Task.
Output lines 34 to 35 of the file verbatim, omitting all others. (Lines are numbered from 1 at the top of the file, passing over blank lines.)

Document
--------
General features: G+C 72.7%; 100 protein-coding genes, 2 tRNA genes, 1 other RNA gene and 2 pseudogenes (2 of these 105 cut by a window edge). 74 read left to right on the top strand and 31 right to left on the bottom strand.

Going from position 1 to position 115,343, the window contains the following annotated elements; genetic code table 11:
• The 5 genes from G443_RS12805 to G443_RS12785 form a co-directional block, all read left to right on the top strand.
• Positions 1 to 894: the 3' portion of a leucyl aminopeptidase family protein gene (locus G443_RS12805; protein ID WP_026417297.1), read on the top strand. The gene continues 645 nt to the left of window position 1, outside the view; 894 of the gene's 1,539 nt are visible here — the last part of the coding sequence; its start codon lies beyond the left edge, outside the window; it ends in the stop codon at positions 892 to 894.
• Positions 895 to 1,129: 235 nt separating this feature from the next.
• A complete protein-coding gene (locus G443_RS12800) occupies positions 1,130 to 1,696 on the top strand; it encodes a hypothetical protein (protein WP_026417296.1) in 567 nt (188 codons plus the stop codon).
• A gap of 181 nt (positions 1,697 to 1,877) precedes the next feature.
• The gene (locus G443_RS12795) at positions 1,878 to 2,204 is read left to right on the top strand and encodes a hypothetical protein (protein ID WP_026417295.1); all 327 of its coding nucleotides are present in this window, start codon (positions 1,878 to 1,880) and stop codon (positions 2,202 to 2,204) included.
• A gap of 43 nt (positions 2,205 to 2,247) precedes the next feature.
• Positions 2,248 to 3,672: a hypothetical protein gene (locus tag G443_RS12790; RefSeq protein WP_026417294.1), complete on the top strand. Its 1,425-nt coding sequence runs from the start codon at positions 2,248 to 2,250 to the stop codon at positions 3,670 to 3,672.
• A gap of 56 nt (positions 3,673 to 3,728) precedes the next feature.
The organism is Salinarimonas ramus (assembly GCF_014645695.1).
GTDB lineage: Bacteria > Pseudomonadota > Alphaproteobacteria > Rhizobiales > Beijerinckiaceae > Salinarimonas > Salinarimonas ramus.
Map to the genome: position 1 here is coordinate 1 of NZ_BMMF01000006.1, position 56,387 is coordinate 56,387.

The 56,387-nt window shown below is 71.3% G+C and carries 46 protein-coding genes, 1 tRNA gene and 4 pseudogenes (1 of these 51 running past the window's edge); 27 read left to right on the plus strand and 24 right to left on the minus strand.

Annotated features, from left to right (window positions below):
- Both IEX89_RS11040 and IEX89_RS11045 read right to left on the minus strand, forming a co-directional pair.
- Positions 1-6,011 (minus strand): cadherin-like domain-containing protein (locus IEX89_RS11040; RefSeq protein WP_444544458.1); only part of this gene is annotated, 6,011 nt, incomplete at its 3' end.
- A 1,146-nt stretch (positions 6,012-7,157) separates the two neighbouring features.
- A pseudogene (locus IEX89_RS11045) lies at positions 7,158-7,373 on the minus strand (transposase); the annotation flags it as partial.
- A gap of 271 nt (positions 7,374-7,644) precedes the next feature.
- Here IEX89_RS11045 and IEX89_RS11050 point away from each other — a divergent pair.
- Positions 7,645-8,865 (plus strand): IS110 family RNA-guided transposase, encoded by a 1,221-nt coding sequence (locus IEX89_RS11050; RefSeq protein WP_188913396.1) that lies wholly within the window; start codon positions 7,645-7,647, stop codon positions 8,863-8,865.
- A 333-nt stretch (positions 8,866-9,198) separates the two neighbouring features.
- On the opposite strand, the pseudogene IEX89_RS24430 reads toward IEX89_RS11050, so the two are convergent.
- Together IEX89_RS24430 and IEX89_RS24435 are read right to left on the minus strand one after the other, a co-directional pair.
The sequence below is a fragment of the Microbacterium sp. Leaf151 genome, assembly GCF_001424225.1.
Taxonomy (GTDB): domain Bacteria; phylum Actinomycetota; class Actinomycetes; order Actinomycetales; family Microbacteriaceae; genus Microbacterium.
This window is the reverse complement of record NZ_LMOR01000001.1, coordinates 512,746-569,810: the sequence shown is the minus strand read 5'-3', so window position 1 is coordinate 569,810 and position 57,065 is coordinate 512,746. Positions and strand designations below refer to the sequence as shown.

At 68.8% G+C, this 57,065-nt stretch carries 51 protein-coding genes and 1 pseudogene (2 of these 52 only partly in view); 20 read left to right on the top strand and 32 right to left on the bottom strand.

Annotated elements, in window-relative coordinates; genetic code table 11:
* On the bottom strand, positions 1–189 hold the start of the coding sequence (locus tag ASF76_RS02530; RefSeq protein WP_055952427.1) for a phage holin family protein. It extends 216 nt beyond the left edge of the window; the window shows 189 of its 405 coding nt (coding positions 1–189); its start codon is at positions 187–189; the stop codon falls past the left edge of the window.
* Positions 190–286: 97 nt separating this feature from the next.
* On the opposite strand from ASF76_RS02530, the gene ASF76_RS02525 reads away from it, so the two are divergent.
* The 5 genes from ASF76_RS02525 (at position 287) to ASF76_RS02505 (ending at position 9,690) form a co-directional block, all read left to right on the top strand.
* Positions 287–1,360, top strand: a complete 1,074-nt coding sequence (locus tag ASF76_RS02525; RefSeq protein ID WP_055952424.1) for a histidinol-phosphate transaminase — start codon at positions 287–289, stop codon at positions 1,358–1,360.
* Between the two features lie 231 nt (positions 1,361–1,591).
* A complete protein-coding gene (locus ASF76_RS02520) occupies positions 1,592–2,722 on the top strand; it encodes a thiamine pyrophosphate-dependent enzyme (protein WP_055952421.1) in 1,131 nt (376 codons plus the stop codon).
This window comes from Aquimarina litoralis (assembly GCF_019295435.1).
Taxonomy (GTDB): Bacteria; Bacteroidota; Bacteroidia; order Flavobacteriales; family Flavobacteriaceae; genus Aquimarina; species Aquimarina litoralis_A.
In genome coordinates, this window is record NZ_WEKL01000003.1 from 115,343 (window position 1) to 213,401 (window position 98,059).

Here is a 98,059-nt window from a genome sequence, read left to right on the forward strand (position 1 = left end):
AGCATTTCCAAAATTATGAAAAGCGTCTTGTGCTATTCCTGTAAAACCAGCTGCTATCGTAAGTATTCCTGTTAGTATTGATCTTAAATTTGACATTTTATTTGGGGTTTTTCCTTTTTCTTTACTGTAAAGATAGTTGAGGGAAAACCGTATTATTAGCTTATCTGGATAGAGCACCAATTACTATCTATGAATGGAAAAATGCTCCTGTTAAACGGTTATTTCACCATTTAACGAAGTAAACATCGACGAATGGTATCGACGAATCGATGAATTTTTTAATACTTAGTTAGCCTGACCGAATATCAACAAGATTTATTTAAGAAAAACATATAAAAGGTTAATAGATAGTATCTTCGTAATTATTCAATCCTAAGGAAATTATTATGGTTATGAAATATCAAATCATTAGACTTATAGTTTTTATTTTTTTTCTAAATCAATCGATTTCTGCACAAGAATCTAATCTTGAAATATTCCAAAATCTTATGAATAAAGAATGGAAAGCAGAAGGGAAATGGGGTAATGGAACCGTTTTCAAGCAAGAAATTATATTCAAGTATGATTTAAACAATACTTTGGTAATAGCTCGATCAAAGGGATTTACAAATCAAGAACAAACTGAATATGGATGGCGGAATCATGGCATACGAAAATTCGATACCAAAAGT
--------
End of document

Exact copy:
* On the opposite strand from ASF76_RS02530, the gene ASF76_RS02525 reads away from it, so the two are divergent.
* The 5 genes from ASF76_RS02525 (at position 287) to ASF76_RS02505 (ending at position 9,690) form a co-directional block, all read left to right on the top strand.